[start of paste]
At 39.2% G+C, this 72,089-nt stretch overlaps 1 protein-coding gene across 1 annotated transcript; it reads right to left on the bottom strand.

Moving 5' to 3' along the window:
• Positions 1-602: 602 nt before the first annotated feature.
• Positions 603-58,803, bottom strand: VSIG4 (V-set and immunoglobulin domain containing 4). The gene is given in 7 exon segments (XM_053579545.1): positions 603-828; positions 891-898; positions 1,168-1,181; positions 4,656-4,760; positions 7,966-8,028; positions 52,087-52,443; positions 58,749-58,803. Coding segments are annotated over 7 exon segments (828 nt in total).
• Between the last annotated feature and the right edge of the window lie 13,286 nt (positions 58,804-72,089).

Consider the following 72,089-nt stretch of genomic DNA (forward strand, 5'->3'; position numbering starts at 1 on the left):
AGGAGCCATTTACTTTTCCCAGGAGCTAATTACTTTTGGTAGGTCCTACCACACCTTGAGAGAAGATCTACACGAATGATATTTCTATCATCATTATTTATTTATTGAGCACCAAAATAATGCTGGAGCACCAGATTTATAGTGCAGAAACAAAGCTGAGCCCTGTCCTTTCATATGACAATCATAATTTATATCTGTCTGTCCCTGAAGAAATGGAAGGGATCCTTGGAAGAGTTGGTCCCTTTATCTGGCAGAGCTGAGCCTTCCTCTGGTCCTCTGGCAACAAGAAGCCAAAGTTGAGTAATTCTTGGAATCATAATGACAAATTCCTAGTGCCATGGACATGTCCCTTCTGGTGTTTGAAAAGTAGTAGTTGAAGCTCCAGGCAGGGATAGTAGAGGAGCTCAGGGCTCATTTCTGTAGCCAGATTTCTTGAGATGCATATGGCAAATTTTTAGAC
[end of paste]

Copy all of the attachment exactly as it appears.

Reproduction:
At 39.2% G+C, this 72,089-nt stretch overlaps 1 protein-coding gene across 1 annotated transcript; it reads right to left on the bottom strand.

Moving 5' to 3' along the window:
• Positions 1-602: 602 nt before the first annotated feature.
• Positions 603-58,803, bottom strand: VSIG4 (V-set and immunoglobulin domain containing 4). The gene is given in 7 exon segments (XM_053579545.1): positions 603-828; positions 891-898; positions 1,168-1,181; positions 4,656-4,760; positions 7,966-8,028; positions 52,087-52,443; positions 58,749-58,803. Coding segments are annotated over 7 exon segments (828 nt in total).
• Between the last annotated feature and the right edge of the window lie 13,286 nt (positions 58,804-72,089).

Consider the following 72,089-nt stretch of genomic DNA (forward strand, 5'->3'; position numbering starts at 1 on the left):
AGGAGCCATTTACTTTTCCCAGGAGCTAATTACTTTTGGTAGGTCCTACCACACCTTGAGAGAAGATCTACACGAATGATATTTCTATCATCATTATTTATTTATTGAGCACCAAAATAATGCTGGAGCACCAGATTTATAGTGCAGAAACAAAGCTGAGCCCTGTCCTTTCATATGACAATCATAATTTATATCTGTCTGTCCCTGAAGAAATGGAAGGGATCCTTGGAAGAGTTGGTCCCTTTATCTGGCAGAGCTGAGCCTTCCTCTGGTCCTCTGGCAACAAGAAGCCAAAGTTGAGTAATTCTTGGAATCATAATGACAAATTCCTAGTGCCATGGACATGTCCCTTCTGGTGTTTGAAAAGTAGTAGTTGAAGCTCCAGGCAGGGATAGTAGAGGAGCTCAGGGCTCATTTCTGTAGCCAGATTTCTTGAGATGCATATGGCAAATTTTTAGAC